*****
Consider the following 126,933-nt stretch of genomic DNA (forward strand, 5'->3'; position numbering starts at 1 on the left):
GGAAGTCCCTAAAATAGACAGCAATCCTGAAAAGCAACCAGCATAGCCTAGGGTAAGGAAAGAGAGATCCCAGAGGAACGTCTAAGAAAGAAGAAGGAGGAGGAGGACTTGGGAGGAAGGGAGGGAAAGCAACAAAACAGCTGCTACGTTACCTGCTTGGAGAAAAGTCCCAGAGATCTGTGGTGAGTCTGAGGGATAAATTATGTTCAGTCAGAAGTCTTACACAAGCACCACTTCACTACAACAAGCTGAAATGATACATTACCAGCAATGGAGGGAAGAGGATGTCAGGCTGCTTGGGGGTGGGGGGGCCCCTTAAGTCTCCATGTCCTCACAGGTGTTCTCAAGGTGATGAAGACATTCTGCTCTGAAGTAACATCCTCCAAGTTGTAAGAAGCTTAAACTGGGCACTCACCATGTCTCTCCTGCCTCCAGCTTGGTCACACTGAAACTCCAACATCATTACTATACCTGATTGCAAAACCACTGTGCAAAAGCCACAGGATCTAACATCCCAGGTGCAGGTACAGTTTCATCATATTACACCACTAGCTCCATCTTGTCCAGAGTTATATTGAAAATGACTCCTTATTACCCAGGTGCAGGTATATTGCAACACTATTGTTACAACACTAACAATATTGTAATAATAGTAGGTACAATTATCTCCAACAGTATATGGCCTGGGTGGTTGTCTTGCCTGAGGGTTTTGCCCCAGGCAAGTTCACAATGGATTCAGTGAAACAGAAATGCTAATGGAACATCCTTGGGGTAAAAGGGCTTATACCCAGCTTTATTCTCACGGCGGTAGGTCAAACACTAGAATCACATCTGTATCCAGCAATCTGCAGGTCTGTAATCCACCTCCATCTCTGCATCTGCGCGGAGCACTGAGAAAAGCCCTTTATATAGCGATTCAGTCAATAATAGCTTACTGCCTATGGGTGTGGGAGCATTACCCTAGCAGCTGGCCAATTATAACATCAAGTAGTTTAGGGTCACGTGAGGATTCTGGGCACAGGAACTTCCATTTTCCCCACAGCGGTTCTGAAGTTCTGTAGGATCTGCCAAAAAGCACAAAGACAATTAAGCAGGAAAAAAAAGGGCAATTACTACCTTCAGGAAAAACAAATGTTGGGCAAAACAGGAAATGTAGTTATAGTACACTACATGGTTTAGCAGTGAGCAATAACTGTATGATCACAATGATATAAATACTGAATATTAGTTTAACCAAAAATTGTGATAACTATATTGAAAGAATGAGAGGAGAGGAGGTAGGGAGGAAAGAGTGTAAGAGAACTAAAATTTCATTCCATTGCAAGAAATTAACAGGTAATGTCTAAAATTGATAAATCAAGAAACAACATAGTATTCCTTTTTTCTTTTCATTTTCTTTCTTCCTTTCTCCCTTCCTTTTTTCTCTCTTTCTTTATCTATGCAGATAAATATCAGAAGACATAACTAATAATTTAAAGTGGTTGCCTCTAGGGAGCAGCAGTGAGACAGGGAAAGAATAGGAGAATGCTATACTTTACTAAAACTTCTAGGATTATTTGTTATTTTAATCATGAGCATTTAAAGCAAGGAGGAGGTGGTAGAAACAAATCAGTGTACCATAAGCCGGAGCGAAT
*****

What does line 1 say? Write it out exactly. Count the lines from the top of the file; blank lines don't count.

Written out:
Consider the following 126,933-nt stretch of genomic DNA (forward strand, 5'->3'; position numbering starts at 1 on the left):